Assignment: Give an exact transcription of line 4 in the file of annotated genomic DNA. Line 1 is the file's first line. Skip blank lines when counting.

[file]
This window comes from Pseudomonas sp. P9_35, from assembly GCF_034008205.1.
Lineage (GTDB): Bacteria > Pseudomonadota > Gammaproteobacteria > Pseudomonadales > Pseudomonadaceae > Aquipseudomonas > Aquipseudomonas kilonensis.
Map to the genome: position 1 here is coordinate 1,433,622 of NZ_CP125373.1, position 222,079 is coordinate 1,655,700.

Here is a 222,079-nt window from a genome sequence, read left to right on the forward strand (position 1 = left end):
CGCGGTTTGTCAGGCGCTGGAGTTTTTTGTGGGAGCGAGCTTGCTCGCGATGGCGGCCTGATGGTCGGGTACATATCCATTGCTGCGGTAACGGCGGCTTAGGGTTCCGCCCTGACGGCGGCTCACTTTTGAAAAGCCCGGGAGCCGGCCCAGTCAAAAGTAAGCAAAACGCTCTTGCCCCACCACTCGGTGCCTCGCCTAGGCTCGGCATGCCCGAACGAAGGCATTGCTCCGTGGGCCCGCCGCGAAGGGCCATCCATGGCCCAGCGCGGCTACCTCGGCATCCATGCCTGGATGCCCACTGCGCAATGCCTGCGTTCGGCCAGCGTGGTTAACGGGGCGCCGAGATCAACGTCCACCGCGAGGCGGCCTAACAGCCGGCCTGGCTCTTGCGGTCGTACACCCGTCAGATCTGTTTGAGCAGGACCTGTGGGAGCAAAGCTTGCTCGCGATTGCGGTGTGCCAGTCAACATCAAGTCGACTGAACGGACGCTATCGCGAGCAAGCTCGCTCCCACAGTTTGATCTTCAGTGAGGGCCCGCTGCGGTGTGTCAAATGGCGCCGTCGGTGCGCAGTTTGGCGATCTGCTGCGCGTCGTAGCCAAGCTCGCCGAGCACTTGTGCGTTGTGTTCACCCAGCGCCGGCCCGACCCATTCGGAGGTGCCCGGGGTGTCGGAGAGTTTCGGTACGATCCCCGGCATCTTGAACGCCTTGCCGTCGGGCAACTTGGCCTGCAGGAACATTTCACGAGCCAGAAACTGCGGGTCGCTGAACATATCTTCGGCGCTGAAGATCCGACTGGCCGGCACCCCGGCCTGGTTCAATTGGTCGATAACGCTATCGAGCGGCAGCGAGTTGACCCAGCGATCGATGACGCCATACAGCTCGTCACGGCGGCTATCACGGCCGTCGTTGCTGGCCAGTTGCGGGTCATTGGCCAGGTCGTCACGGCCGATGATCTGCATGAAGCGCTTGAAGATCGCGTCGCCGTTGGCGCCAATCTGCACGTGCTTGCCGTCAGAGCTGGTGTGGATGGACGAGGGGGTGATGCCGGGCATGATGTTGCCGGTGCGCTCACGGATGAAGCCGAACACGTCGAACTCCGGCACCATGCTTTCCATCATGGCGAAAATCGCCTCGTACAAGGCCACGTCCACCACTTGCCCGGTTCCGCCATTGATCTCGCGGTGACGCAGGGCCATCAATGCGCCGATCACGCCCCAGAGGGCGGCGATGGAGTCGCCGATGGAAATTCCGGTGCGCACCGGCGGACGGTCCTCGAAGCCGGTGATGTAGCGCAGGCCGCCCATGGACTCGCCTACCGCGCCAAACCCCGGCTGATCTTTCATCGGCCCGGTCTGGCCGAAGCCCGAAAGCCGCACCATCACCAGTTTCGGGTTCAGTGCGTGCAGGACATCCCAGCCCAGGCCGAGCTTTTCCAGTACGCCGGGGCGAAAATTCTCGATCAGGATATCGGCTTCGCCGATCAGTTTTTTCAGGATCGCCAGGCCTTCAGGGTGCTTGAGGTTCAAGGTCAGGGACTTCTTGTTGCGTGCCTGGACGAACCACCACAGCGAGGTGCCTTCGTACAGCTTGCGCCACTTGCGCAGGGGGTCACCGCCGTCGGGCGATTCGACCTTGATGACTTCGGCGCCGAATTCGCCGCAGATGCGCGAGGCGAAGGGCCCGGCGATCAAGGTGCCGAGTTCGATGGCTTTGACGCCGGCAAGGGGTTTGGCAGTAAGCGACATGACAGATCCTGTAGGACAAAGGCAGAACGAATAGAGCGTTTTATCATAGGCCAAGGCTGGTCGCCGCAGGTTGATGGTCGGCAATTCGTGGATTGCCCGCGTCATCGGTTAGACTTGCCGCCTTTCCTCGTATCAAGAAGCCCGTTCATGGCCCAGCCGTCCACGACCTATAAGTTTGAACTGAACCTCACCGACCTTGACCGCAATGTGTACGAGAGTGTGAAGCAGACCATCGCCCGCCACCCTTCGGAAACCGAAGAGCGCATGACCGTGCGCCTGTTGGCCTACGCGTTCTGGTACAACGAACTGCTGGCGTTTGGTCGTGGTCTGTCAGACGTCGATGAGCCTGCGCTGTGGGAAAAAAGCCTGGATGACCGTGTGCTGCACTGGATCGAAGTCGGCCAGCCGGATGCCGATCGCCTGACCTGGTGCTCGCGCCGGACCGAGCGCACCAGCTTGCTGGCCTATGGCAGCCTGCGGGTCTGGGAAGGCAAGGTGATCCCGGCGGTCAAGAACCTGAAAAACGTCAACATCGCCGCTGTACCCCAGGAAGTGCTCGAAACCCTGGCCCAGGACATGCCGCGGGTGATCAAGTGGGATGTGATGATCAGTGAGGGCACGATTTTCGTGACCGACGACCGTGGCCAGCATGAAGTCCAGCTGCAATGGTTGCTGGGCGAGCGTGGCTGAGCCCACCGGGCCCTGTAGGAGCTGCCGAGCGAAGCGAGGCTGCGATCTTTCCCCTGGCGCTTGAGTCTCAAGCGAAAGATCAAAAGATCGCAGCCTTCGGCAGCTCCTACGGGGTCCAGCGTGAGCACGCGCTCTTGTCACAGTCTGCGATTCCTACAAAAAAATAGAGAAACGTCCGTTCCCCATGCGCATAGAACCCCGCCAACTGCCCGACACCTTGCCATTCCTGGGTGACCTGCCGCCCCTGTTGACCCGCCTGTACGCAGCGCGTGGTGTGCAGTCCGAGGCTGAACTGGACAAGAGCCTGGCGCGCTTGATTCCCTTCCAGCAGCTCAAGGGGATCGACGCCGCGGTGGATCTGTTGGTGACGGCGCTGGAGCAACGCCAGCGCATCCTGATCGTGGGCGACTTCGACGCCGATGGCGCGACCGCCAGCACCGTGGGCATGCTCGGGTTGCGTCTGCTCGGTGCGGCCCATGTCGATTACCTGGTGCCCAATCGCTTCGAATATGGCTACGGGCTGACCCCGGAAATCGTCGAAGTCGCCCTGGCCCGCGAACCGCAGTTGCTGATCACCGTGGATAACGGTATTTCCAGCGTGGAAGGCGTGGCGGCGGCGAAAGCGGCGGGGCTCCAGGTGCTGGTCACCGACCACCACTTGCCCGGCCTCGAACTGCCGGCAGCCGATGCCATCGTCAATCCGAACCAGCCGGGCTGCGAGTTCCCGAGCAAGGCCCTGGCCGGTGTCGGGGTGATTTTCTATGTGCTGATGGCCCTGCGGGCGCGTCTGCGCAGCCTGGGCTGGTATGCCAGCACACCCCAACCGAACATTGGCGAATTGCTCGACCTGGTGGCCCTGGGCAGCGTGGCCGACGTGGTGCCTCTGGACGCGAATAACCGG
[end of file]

Here is a 222,079-nt window from a genome sequence, read left to right on the forward strand (position 1 = left end):